Kristen Brennand, PhD is a Professor of Psychiatry and Genetics at the Yale School of Medicine, having recently moved her laboratory from the Icahn School of Medicine at Mount Sinai in New York, NY.  Her research integrates stem cell-based approaches with CRISPR-mediated genomic engineering strategies, in order to study the impact of patient-specific variants across and between the cell types of the brain. The goal of her research is to uncover the convergence and synergy arising from the complex interplay of the many risk variants linked to brain disease. Dr. Brennand’s work is funded by the National Institutes of Health, the New York Stem Cell Foundation, the Brain Research Foundation, and the Brain and Behavior Research Foundation.

  • Assistant Professor of Psychiatry

    Dr. Che joined the faculty of Yale Department of Psychiatry in 2021, after completing her postdoctoral fellowship with Dr. Natalia De Marco García at Weill Cornell Medical College and Dr. Gord Fishell at NYU. She earned a Ph.D. in Physiology and Neurobiology in the laboratory of Dr. Joseph LoTurco at the University of Connecticut in 2014. She received a B.S. triple-majoring in Biology, Physics and Physical Chemistry at Pacific Lutheran University in Washington state in 2009.

  • Associate Professor of Psychiatry

    Dr. Philip Robert Corlett trained in Experimental Psychology, Cognitive Neuroscience and Psychiatry with Professors Trevor Robbins and Paul Fletcher at the University of Cambridge. He won a Wellcome Trust Prize Studentship and completed his PhD on the brain bases of delusion formation in the Brain Mapping Unit, Department of Psychiatry. After a short postdoc, he was awarded the University of Cambridge Parke- Davis Exchange Fellowship in Biomedical Sciences which brought him to the Yale University Department of Psychiatry to explore the maintenance of delusions with Professors Jane Taylor and John Krystal. He was named a Rising Star and Future Opinion Leader by Pharmaceutical Marketing Magazine and joined the Yale faculty in 2011 where he will continue to explore the cognitive and biological mechanisms of delusional beliefs as well as predictive learning, habit formation and addiction.

  • Associate Professor of Psychiatry and of Neuroscience

    Dr. George Dragoi is Associate Professor of Psychiatry and of Neuroscience in the Department of Psychiatry at Yale University School of Medicine in New Haven, CT. He holds M.D. degree from the Gr. T. Popa University of Medicine and Pharmacy of Iasi, Romania and Ph.D. degree in Behavioral and Neural Science from Rutgers University where he worked in the laboratory of Dr. Gyorgy Buzsaki. He completed his postdoctoral studies at the Picower Institute for Learning and Memory at the Massachusetts Institute of Technology in the laboratory of Dr. Susumu Tonegawa. Dr. Dragoi studies the neurophysiological basis of the organization of hippocampal neurons into cellular assemblies and their dynamic grouping during novel spatial exploration and in response to long-term synaptic plasticity. Recently, he revealed the existence of preconfigured cellular assemblies that pre-play in time the spatial sequences occurring during a future novel spatial experience in naive animals. Dr. Dragoi’ current research focuses on the role of neuronal activity and prior experience in cellular assembly organization and animal learning with implications for our better understanding of neuropsychiatric diseases.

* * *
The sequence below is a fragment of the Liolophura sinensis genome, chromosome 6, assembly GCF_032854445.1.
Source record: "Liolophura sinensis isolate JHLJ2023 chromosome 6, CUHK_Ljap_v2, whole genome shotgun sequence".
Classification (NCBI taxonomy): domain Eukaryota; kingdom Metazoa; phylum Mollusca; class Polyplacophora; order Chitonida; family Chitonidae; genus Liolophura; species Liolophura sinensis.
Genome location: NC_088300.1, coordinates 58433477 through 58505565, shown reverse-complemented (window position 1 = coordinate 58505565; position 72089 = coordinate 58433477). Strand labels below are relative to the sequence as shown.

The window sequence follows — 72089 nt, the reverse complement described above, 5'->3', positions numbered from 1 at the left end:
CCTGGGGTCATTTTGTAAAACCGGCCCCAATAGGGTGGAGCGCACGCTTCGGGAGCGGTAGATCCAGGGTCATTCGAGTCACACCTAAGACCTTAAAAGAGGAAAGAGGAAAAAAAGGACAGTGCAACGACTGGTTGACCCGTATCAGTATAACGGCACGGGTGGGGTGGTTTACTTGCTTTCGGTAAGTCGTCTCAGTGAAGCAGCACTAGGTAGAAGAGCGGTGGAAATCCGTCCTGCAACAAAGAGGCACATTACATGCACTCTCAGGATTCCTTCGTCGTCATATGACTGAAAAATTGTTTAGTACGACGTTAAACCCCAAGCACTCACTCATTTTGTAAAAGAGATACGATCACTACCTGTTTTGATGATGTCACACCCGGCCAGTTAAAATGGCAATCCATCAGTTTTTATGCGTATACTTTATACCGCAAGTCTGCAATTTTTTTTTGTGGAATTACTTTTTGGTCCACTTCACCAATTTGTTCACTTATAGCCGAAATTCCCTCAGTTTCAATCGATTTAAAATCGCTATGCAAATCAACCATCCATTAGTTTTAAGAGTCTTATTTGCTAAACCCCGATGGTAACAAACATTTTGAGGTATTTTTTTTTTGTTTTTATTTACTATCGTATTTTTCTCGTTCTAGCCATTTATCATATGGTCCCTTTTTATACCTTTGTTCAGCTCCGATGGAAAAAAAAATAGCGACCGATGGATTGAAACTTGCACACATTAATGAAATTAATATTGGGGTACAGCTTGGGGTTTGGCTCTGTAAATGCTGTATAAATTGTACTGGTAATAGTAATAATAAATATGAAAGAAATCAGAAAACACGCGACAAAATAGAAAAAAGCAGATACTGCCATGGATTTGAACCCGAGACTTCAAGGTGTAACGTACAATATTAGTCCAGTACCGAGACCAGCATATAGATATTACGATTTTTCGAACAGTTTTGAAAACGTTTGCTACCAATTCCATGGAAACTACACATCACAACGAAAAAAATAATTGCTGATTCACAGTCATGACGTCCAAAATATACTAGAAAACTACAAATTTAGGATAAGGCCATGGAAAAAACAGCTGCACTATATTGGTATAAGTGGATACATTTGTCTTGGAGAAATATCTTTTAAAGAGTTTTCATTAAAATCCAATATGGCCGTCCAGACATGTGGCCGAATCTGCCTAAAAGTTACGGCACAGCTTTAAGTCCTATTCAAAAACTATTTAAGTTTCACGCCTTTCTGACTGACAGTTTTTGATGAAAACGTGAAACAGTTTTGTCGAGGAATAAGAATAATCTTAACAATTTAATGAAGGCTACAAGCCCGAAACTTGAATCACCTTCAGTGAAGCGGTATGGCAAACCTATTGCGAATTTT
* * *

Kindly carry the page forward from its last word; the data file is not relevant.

• Assistant Professor of Psychiatry

    Dr. Matt Girgenti is a molecular neuroscientist by training with a strong history of genomic-centric research focused on the neurobiology of stress-related disorders. As a graduate student at the University of Connecticut, he received extensive research training in molecular and cell biology, in projects examining the epigenetic basis of schizophrenia (SCZ) using neural stem cells to demonstrate a role for the SCZ-risk gene ZNF804a as a gene transcription regulator. His research at Yale has focused on the functional genomics of neuropsychiatric disorders, specifically PTSD, major depression, and suicide using frozen postmortem brain tissue. His lab is identifying convergent biological pathways in PTSD and  depression combining single-cell molecular levels (epigenomic, transcriptomic, and proteomic) across discrete brain regions. This large multi-omics dataset is being used to identify novel neuronal and non-neuronal cell types and discovery of shared neural biomarkers harboring clinical significance in PTSD and MDD.